Seattle-based Mirador Biomedical is trying to sell hospitals a little digital device for about $35 apiece, in hopes of preventing a rare and disastrous thing from happening to patients. Now the company has gathered some data that it hopes will prove it’s worth the money.
Mirador’s device is a digital pressure sensor that’s supposed to help medical professionals tell whether they are about to insert a thick central line catheter into an artery instead of a vein (a classic hospital screw-up that can lead to an emergency hemorrhage, stroke, or death). Researchers working with Mirador wanted to know if the device could help prevent these errors from happening, and see whether the tool can save the healthcare system more money than it costs.
Researchers at four different academic centers, including the University of Washington and Yale University, saw encouraging results. Staff sought to insert catheters into central veins of 298 patients, using catheters equipped with Mirador’s pressure sensor, and ultrasound imaging to help guide the needle to the right spot in almost every case. Using ultrasound guidance, the staff still messed up five times out of those 298 cases (a 1.7 percent error rate) in which the syringe hit an artery instead of a vein. The Mirador device caught all five of those instances, and saved the patients from an emergency, because staff knew to stop before inserting the full catheter and guidewire, according to results published this week in the peer-reviewed journal Anesthesia and Analgesia.
“The device was easily used by trainees, and users expressed a positive level of satisfaction,” researchers said in the journal.
A cost-benefit analysis of the new findings shows that catching those errors and eliminating dangerous bleeding episodes should save hospitals $116 on average for each central line insertion performed, even after paying $35 for the disposable Mirador tool. Researchers arrived at the $116 per patient figure by adding up the tens of thousands of dollars spent on treating the complications of improperly inserted catheters, and by factoring in the hospital’s cost of defending from malpractice lawsuits.
“It’s important for Mirador because our device is new. People always ask whether it’s effective. This demonstrates it is,” says co-founder and CEO Karl Schmidt.
Mirador is hoping this latest bit of evidence will provide a lift for its business. Schmidt, Justin Hulvershorn, and Doug Swartz co-founded the company in 2009, and have raised a little more than $2.5 million in a pair of financings. Its backers include WRF Capital, Summit Capital. The company won FDA clearance to start selling the first couple iterations of its Compass Vascular Access product in October 2010.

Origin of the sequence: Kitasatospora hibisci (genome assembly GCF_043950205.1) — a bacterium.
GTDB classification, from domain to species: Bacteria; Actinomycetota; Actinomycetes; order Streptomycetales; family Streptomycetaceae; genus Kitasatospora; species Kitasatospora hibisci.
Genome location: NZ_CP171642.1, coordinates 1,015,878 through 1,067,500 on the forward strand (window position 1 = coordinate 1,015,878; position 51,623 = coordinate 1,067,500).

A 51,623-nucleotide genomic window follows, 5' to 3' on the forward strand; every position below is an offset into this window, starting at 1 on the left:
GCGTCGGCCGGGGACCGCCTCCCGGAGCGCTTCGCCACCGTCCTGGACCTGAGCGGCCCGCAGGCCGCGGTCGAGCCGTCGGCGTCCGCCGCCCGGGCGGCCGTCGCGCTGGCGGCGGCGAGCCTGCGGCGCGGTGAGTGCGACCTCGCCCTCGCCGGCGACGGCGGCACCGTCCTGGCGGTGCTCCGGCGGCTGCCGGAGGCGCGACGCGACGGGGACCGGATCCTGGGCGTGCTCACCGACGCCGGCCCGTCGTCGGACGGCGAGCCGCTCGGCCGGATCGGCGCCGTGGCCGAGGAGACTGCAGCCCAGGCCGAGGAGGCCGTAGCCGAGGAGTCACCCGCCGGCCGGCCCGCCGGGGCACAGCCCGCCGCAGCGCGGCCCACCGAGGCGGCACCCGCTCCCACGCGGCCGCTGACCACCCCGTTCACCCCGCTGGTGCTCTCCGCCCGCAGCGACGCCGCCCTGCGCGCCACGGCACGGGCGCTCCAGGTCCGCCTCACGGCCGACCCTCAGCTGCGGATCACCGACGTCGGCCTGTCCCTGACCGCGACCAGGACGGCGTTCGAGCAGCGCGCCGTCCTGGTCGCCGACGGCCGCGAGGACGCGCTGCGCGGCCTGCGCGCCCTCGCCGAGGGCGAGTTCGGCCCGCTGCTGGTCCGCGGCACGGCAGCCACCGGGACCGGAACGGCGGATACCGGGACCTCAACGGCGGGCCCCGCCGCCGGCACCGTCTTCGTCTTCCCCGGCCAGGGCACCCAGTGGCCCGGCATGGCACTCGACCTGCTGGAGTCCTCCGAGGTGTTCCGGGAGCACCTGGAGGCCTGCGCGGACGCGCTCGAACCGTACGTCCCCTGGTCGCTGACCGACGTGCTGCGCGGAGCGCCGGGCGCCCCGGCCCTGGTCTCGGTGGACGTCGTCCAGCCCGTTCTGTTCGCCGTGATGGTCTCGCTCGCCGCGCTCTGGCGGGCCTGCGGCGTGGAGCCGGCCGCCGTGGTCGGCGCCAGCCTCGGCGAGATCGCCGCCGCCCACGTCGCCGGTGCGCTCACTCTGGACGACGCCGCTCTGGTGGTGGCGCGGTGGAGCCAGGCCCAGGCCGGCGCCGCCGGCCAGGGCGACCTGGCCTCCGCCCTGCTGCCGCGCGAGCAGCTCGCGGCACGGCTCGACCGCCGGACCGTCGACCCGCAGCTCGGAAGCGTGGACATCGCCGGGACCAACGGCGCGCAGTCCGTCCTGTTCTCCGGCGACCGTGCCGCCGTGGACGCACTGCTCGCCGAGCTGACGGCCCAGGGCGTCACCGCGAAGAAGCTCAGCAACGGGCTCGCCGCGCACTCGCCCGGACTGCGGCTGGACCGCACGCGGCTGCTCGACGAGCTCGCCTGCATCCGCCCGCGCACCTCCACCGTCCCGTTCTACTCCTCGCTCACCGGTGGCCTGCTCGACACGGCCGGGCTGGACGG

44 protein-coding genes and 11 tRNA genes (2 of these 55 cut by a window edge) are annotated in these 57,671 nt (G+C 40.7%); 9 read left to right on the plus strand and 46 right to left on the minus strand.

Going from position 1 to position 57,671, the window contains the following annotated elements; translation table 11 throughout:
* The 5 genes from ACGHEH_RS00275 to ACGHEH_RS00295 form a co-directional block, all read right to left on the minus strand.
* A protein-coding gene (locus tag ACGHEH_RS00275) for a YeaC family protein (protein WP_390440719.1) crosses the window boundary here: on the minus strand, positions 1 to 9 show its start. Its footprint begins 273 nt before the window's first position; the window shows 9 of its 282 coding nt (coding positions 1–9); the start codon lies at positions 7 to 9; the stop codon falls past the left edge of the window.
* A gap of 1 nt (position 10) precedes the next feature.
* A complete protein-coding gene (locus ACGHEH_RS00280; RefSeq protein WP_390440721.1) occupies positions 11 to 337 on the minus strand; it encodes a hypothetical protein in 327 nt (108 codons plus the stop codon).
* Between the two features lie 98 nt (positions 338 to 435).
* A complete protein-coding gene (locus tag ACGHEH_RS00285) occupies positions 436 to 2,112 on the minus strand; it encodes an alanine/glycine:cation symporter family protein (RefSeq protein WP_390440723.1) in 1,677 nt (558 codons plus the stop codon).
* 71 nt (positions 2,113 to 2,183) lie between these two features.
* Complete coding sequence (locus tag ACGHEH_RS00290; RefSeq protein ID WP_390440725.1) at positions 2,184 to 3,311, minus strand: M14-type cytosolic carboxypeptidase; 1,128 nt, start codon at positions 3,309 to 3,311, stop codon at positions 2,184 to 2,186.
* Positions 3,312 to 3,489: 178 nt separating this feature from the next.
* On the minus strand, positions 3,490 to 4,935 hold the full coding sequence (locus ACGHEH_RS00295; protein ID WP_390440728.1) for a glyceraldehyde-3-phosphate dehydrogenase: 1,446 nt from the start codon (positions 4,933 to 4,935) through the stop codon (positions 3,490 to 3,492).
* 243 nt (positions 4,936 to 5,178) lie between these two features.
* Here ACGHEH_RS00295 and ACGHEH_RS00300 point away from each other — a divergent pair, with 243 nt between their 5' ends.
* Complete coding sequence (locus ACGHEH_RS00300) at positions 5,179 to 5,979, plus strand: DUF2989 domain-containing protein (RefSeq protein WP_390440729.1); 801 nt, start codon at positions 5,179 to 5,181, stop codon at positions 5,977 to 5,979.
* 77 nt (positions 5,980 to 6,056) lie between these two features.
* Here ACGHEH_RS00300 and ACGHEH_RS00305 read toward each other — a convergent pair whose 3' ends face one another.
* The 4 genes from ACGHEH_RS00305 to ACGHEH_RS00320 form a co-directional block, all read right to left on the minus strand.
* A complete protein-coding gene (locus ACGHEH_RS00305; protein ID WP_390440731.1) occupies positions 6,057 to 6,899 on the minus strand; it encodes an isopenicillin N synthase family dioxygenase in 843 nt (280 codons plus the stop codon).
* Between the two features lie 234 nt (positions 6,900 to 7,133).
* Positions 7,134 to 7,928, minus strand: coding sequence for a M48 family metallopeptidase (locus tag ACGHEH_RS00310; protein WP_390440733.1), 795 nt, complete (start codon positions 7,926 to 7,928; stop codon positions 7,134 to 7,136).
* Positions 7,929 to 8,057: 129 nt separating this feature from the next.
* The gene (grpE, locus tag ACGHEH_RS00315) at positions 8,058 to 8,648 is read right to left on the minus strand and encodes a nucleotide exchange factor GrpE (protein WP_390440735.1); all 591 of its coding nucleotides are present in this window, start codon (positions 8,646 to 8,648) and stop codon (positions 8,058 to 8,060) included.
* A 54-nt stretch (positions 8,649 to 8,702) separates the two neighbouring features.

Since then, the business has been what you could call steady-but-not-spectacular. The company has seen revenue grow in 11 consecutive quarters, Schmidt says, but he wouldn’t provide absolute sales numbers. Mirador has developed line extensions of its product for six different clinical settings, and cast a broadening net by selling its device to “hundreds” of hospitals in the U.S., European Union, Middle East, and South Korea, Schmidt says. The company has seven employees. It’s not yet profitable, but “we’re getting there,” Schmidt says. He didn’t provide a timetable for when Mirador expects to reach that milestone.
No other company has a pressure sensor quite like Mirador’s, but ultrasound companies have flooded hospitals with marketing messages about how their cool imaging tools can be used to prevent improper catheter insertions. The problem with ultrasound, Schmidt says, is that it takes some training for people to get good at, and sometimes catheters need to get inserted under bones like the clavicle, and ultrasound images can’t see through the bone. A digital pressure sensor, by comparison, doesn’t require a pair of skilled hands, and it provides a definitive answer on whether a syringe is poking a vein or artery.
Still, a company like Mirador has plenty of obstacles in front of it. Many hospitals have spent years in denial, believing that improper catheter insertions are somebody else’s problem. When the events happen rarely, memories of the situation can fade, Schmidt says.
Mirador, in its early days, has found that it has to find in-house “champions” at hospitals who believe that they need to root out this problem—technically known as “inadvertent arterial cannulation.” Not only does Mirador need an internal champion at the hospital, it needs someone with real clout who can make a convincing case on its behalf to a hospital purchasing committee. “We call them champions with juice,” Schmidt says.
Mirador is clearly hoping that a few more champions with juice will read the new paper, and start advocating for more prevention of these bloody errors. Schmidt says he’s encouraged that hospitals are starting to appear more motivated to change their ways, sometimes setting up specialized teams in which nurses handle central vein catheter insertions on a regular basis, rather than have physicians do them once in a while. It’s also possible that hospitals are starting to feel the pressure of the Affordable Care Act, which is supposed to make them care less about simply doing procedures, and more about giving the patient a better result. Already, Schmidt says, you can see hospitals getting more motivated to combat hospital-acquired infections, rather than pooh-poohing them, or denying they exist.
“We’re in the beginning stages. People are beginning to realize that arterial cannulations are a big deal, and they should be doing more to prevent them. Especially when one of these examples is fresh in their mind,” Schmidt says.